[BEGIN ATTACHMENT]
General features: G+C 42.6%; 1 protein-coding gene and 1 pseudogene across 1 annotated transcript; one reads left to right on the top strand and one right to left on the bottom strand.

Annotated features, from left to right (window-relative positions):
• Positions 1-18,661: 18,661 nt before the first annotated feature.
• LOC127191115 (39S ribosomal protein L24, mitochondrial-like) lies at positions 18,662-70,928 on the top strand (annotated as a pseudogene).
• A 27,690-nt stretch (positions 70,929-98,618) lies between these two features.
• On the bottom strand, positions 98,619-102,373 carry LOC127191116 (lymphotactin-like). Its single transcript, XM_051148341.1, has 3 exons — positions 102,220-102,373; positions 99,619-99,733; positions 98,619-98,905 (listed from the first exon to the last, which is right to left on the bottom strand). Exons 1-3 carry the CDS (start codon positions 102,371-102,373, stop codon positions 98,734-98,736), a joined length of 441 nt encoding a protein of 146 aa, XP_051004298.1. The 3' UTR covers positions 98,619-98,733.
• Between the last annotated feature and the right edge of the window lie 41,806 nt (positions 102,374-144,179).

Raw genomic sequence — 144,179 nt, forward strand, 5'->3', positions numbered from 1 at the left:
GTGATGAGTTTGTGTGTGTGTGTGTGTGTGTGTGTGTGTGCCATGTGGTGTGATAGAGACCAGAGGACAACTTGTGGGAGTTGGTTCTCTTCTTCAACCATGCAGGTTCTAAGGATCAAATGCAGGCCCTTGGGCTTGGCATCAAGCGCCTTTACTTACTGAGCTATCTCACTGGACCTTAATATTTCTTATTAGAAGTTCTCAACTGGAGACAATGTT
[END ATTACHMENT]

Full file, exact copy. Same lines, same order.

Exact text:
General features: G+C 42.6%; 1 protein-coding gene and 1 pseudogene across 1 annotated transcript; one reads left to right on the top strand and one right to left on the bottom strand.

Annotated features, from left to right (window-relative positions):
• Positions 1-18,661: 18,661 nt before the first annotated feature.
• LOC127191115 (39S ribosomal protein L24, mitochondrial-like) lies at positions 18,662-70,928 on the top strand (annotated as a pseudogene).
• A 27,690-nt stretch (positions 70,929-98,618) lies between these two features.
• On the bottom strand, positions 98,619-102,373 carry LOC127191116 (lymphotactin-like). Its single transcript, XM_051148341.1, has 3 exons — positions 102,220-102,373; positions 99,619-99,733; positions 98,619-98,905 (listed from the first exon to the last, which is right to left on the bottom strand). Exons 1-3 carry the CDS (start codon positions 102,371-102,373, stop codon positions 98,734-98,736), a joined length of 441 nt encoding a protein of 146 aa, XP_051004298.1. The 3' UTR covers positions 98,619-98,733.
• Between the last annotated feature and the right edge of the window lie 41,806 nt (positions 102,374-144,179).

Raw genomic sequence — 144,179 nt, forward strand, 5'->3', positions numbered from 1 at the left:
GTGATGAGTTTGTGTGTGTGTGTGTGTGTGTGTGTGTGTGCCATGTGGTGTGATAGAGACCAGAGGACAACTTGTGGGAGTTGGTTCTCTTCTTCAACCATGCAGGTTCTAAGGATCAAATGCAGGCCCTTGGGCTTGGCATCAAGCGCCTTTACTTACTGAGCTATCTCACTGGACCTTAATATTTCTTATTAGAAGTTCTCAACTGGAGACAATGTT